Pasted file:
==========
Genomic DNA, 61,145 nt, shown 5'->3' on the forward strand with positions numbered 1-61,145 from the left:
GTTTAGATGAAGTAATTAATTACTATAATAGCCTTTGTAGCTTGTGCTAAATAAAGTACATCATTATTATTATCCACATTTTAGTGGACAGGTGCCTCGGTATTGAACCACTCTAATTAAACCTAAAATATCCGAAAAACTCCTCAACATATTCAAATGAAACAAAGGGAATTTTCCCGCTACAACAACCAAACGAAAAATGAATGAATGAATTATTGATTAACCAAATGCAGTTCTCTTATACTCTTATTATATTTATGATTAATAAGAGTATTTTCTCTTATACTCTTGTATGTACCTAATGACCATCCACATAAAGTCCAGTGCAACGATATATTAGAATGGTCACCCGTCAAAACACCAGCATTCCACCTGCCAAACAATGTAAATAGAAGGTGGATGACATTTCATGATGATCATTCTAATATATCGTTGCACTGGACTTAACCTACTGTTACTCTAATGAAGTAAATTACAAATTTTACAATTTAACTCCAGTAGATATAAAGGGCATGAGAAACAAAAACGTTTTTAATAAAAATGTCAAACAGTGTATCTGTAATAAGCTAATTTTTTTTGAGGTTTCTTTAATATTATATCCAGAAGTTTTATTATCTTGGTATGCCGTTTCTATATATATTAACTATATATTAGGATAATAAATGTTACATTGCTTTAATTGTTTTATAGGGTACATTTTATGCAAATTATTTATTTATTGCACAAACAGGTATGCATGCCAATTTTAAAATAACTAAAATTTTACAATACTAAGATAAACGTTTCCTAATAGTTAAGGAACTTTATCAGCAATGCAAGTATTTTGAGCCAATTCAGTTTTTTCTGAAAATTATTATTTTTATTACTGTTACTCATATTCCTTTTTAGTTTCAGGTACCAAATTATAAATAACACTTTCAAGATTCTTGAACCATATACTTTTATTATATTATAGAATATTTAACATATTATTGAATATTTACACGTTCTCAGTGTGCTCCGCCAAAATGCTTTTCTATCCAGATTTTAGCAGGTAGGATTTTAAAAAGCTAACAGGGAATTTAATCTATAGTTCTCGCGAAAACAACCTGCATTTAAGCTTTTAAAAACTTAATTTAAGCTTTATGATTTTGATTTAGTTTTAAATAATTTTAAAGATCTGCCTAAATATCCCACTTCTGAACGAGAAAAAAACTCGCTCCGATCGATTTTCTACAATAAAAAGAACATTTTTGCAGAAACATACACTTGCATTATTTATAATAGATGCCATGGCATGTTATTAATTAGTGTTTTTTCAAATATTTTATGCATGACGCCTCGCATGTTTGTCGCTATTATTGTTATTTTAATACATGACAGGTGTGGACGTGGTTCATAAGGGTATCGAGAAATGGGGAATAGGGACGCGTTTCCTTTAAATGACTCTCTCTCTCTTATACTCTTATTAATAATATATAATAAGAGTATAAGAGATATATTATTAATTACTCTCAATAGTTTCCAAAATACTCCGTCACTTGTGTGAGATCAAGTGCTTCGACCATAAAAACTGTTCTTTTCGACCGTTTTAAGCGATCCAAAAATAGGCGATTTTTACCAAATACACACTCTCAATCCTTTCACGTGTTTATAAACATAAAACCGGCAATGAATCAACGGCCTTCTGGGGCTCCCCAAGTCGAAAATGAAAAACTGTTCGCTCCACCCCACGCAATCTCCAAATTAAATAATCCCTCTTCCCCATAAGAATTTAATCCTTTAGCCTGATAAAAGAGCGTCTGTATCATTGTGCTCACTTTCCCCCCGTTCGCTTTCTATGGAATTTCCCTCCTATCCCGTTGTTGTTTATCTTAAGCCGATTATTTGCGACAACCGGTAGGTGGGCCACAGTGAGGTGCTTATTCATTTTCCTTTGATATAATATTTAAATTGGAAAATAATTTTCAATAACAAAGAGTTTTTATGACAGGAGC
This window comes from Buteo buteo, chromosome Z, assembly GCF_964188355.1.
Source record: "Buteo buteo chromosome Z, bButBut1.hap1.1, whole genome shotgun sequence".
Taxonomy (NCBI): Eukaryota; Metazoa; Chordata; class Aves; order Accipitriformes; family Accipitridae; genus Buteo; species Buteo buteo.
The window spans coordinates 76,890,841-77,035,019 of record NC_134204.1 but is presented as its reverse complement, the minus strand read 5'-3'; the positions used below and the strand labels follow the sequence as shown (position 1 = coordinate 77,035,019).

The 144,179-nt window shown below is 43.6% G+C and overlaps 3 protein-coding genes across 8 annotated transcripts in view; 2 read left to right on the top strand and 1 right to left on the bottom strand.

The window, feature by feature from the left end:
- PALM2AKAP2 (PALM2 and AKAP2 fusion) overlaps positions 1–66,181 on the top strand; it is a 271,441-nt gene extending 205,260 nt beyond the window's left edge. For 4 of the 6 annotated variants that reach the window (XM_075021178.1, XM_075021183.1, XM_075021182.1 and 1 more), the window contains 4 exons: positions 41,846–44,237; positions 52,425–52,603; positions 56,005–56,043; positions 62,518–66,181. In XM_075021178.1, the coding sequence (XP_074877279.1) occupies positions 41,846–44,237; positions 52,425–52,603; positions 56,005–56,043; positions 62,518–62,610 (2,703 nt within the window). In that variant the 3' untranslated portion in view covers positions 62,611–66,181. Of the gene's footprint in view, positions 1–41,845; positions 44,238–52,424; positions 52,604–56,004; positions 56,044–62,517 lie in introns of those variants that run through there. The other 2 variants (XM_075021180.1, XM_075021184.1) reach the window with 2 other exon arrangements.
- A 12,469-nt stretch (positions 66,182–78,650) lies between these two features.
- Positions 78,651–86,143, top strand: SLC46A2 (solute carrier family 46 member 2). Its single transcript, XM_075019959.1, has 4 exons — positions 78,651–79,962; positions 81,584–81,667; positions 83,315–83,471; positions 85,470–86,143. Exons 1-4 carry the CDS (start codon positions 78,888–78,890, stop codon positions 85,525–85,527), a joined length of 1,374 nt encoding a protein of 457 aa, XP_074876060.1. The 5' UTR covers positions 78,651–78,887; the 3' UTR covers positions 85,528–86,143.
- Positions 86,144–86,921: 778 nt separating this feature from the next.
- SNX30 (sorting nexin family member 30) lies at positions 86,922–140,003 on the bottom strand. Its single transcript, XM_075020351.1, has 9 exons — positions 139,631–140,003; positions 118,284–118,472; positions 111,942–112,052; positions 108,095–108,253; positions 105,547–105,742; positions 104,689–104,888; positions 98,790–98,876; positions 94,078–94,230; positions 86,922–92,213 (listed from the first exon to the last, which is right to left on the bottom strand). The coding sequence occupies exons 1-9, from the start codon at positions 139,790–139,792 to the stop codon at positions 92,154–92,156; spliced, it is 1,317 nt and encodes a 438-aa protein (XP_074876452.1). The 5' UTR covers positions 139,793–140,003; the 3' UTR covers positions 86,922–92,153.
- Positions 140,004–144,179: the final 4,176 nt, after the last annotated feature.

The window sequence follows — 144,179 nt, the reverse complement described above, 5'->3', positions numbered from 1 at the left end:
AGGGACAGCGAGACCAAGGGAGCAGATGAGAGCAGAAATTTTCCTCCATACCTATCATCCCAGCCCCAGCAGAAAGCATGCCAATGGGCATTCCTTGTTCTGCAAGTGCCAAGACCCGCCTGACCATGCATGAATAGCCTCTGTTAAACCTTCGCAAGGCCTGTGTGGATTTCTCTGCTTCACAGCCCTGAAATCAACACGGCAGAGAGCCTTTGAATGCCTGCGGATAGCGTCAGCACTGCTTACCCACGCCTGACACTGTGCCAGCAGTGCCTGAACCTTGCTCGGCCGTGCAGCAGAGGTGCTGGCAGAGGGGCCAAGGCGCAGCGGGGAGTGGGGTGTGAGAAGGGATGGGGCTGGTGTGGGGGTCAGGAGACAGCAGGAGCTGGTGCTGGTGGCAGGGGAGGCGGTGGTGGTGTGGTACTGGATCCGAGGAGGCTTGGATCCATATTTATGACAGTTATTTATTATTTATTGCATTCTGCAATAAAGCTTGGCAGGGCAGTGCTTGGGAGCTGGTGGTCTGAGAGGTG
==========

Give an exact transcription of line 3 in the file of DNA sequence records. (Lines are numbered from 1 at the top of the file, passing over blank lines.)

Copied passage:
This window comes from Buteo buteo, chromosome Z, assembly GCF_964188355.1.